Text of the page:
|Stewart has interview appointments in London|
|Location:||London, England, UK|
CRISIS OF IDENTITY
WHO WAS THAT MASKED MAN? KLARK KENT, STEWART COPELAND AND PHIL SUTCLIFFE REVEAL ALL (NEARLY)
SOMETHING CAUGHT the corner of my vision, I spun round and there was Superman bounding straight towards the window and alighting on the sill with marvellous grace.
But I blinked and... no, this man was wearing his tights outside his Y-fronts. It was only Stewart Copeland. He tapped on the glass like a hungry sparrow and Sonja Kristina let him in (through the door that is).
He sat down at a battered gate-leg table bearing much debris, mundane and exotic, a dirty cup, a book of matches from the Pyramids Hilton - a fair sample of Stewart and Sonja's aimiably non-colour-supplement abode. We began to talk about his controversial associate Klark Kent - a shadowy figure who already thinks himself such a star that he gets a stand-in to do his interviews.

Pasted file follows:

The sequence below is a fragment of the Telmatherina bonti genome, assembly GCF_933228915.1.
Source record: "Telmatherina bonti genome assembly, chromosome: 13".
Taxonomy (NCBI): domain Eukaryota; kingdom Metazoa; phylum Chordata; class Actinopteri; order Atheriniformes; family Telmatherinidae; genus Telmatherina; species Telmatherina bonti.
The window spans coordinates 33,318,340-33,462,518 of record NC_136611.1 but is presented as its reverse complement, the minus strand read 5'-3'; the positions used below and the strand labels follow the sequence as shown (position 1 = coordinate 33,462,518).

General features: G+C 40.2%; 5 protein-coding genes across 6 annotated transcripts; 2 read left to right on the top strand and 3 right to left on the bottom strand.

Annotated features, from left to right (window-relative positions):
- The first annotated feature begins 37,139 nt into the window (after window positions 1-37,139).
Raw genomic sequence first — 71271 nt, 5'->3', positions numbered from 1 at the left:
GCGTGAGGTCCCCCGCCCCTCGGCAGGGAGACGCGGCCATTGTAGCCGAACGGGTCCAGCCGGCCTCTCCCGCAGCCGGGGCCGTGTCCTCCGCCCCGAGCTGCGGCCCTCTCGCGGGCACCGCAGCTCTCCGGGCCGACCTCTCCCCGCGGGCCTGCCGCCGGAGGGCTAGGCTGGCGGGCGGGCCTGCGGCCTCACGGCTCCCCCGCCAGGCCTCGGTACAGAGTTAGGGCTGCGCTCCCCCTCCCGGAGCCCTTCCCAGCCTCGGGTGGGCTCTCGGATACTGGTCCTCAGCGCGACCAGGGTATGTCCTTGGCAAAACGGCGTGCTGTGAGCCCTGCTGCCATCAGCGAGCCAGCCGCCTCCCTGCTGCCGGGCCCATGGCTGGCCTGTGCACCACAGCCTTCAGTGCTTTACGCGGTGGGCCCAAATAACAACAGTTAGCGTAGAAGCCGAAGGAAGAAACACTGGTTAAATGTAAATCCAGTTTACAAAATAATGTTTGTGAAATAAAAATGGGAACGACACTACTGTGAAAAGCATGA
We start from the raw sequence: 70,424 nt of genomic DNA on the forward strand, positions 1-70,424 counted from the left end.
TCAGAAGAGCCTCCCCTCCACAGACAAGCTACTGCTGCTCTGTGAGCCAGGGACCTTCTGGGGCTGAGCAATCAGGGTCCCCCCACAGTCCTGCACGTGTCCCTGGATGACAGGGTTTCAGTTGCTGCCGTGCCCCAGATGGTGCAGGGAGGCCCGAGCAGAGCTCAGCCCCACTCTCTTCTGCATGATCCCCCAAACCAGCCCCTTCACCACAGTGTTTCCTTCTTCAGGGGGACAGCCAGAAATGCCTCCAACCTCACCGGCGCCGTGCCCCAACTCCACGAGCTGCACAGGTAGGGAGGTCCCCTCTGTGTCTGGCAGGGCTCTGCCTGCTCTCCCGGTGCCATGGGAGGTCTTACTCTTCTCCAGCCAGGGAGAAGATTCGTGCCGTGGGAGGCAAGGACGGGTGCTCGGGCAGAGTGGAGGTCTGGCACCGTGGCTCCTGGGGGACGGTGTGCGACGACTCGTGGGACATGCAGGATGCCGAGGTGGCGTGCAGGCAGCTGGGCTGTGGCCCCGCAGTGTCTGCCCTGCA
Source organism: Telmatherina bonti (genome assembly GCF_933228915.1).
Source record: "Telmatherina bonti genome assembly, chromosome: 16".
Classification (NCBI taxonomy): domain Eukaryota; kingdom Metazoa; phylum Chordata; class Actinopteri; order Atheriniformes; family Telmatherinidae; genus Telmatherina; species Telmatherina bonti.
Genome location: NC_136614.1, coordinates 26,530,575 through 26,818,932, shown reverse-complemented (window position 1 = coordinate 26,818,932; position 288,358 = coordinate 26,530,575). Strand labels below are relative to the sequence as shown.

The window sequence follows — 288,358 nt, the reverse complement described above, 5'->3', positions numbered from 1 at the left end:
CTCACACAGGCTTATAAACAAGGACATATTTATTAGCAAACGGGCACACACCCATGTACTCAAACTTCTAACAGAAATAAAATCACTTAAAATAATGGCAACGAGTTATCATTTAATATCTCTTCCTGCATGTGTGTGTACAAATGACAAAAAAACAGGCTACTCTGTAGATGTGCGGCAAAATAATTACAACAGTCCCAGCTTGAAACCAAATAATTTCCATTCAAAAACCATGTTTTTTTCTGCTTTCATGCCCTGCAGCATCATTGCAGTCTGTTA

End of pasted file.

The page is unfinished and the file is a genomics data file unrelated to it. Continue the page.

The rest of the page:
Stewart craved indulgence for these delusions of grandeur. Apparently the problem is that Kent, teamed as romantic lead with his dusky discovery Fatima Al Wahbar, has become big box office in Middle East movies and feels he ought to be accorded the same reverence here. There again his eminence as founder-leader of the Church Of Kinetic Ritual can hardly have dampened his ego.
As Stewart said: "These guys get surrounded by apostles and before you can say hallelujah you have the Ten Commandments."